5.1. Patient Selection: Patients with certain anatomical or clinical characteristics may be at higher risk for RTAD. These include an aortic arch with excessive angulation (>60 degrees), an aortic diameter ≥ 40 mm, or the presence of aortic wall disease. High-risk patients may be better suited for alternative treatments or open surgery.[1,2]

5.2. Imaging and Planning: High-quality computed tomography angiography (CTA) should be performed to measure aortic dimensions. Determining the proximal and distal landing zones are crucial in order to select the appropriate stent graft. Identifying and locating entry and exit tears allows planning for deployment of the stent graft. Advanced imaging techniques, such as 3D reconstruction, can aid in visualization.[1,2]

5.3. Minimize Manipulations: Excessive manipulation of the catheter and guidewire can cause intimal injury and subsequent RTAD. Use techniques that reduce the need for catheter or wire manipulation, such as pre-shaped catheters and guidewires or the use of stiff guidewires to avoid unnecessary handling.[1,2]

5.4. Avoid Oversizing: Oversizing the graft can lead to aortic wall injury and increase the risk of RTAD. Typically, a graft should be chosen with a diameter close to the aortic diameter, ideally with a small degree of oversizing (around 10%). This minimizes the risk of graft-induced injury to the aortic wall. [1,2]

5.5. Deployment: The stent graft should cover the entire length of the entry tear, creating a complete seal. Proper alignment with the aortic arch and descending aorta is crucial. Techniques such as balloon moulding and controlled deployment can help ensure precise placement.[1,2][17]

5.6. Avoid Balloon Dilatation Unless Necessary: Balloon dilatation of the stent graft should be avoided unless it is necessary to achieve an adequate seal or to address endoleaks. Overinflating the balloon can cause injury to the aortic wall and increase the risk of RTAD. [1,2]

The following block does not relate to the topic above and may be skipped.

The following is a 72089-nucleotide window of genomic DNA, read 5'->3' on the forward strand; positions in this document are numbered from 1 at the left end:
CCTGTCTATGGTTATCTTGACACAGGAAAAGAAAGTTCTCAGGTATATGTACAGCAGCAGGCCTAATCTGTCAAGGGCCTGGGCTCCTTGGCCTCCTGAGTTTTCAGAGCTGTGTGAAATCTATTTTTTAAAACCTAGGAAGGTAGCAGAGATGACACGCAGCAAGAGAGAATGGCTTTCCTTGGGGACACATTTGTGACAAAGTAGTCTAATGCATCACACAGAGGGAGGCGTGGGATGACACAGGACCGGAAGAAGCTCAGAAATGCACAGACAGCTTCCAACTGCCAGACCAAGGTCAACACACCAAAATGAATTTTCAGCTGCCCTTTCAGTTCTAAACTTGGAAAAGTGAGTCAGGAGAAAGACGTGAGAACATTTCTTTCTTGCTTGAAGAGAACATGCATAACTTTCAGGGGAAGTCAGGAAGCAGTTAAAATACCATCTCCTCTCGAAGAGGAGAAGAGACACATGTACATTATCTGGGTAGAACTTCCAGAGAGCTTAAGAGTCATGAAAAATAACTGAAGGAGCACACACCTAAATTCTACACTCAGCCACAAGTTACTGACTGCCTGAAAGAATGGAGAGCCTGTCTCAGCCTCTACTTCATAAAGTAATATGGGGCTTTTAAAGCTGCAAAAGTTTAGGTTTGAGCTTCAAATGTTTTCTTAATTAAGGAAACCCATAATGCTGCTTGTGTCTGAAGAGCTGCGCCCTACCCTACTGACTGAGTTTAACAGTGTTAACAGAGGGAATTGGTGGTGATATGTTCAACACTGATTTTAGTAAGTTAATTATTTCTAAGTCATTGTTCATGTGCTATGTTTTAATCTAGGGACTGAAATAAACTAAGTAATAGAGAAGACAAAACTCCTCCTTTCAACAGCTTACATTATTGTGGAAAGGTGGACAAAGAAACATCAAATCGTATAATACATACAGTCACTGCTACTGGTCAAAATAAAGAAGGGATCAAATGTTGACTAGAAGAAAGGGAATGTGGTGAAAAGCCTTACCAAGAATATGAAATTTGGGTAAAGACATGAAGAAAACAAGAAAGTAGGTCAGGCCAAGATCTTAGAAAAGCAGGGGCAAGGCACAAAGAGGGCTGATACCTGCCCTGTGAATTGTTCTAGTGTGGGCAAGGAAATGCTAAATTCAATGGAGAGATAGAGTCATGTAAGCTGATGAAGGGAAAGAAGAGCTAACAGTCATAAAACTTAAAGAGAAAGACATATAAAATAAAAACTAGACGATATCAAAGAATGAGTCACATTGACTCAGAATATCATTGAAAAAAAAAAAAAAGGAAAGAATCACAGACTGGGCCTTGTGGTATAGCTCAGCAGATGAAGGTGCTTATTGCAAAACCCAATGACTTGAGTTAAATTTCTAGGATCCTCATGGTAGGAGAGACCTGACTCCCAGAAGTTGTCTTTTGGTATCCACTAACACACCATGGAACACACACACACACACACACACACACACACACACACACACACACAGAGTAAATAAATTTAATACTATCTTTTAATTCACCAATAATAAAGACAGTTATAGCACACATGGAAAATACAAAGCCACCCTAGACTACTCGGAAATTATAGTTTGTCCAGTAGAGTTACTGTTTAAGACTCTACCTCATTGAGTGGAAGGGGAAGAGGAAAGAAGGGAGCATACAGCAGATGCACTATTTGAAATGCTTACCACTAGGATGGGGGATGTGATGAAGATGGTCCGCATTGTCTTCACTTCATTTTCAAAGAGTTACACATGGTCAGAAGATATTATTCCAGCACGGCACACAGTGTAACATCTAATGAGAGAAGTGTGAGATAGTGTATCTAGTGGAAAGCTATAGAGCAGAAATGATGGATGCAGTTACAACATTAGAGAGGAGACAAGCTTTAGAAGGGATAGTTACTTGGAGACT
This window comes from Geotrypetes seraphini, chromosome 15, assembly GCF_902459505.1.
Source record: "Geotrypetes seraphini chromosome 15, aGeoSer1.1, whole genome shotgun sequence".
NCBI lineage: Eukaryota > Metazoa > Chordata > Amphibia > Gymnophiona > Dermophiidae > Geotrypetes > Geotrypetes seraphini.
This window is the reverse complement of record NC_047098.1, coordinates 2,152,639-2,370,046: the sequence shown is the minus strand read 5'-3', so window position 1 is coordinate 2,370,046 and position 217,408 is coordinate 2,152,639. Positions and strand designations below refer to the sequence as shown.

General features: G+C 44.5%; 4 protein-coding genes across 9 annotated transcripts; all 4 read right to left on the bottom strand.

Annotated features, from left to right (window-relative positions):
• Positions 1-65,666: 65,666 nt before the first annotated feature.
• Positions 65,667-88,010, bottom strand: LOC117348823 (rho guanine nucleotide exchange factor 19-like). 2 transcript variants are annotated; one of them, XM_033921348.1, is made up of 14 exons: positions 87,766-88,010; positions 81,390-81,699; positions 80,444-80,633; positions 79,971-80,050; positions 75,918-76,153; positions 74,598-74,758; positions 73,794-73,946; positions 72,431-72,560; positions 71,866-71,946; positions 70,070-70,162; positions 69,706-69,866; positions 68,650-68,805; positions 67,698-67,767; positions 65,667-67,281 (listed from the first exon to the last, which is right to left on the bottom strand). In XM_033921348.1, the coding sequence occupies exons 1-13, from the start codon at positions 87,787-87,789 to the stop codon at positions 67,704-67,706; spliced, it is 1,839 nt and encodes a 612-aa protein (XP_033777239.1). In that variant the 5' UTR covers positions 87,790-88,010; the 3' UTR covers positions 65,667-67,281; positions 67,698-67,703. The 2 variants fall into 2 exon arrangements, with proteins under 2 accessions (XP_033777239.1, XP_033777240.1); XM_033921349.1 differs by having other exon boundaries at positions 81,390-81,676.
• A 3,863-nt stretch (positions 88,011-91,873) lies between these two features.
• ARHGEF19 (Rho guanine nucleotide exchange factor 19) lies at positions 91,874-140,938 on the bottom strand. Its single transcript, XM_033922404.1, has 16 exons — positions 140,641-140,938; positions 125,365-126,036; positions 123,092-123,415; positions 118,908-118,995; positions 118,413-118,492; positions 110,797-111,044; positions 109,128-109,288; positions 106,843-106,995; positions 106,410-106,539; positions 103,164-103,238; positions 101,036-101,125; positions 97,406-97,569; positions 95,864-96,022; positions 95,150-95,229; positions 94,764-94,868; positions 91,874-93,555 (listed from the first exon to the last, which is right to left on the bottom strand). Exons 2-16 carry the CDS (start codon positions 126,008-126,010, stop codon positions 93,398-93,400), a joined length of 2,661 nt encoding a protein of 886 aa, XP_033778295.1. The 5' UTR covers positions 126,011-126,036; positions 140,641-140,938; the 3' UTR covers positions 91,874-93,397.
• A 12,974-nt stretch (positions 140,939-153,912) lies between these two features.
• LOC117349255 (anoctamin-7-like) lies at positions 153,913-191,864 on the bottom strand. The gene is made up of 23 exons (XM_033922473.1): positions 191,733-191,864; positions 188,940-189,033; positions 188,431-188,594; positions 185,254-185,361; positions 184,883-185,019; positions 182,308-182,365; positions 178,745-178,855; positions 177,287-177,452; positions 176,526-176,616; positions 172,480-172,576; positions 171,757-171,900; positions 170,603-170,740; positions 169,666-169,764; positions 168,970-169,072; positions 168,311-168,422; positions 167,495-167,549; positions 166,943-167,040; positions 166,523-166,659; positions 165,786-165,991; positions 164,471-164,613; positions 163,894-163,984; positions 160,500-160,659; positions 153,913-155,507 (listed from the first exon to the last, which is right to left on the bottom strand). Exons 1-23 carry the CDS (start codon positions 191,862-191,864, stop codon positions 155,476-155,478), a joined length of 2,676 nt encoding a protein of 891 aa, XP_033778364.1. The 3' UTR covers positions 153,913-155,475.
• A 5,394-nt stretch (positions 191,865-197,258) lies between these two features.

5.7. Customize Grafts for Difficult Anatomy: For challenging anatomies, consider using customized grafts. These grafts are tailored to fit specific patient anatomies, reducing the risk of endoleaks and complications. Custom grafts may be particularly beneficial in cases with angulated or tortuous aortas.[1,2]

5.8. Close Monitoring: Continuous monitoring during and after the procedure is essential. Utilize intraoperative imaging, such as fluoroscopy, to confirm the correct graft position. Post-procedural follow-up with imaging, such as CTA, is crucial to detect any early signs of RTAD or other complications. [1,2]RTAD is a serious complication after TEVAR. It is important to recognise early to allow for prompt surgical intervention. There are several strategies to minimise its risk of this potentially deadly complication.

References 1. Chen Y, Zhang S, Liu L, Lu Q, Zhang T, Jing Z. Retrograde Type A Aortic Dissection After Thoracic Endovascular Aortic Repair: A Systematic Review and Meta-Analysis. J Am Heart Assoc. 2017; 6: e004649.

2. An Z, Song Z, Tang H, Han L, Xu Z. Retrograde Type A Dissection after Thoracic Endovascular Aortic Repair: Surgical Strategy and Literature Review. Heart Lung Circ. 2018; 5: 629-634.

Charmian Chong. Retrograde Type A Aortic Dissection Following Thoracic Endovascular Aortic Repair. Annals of Clinical and Medical Case Reports 2024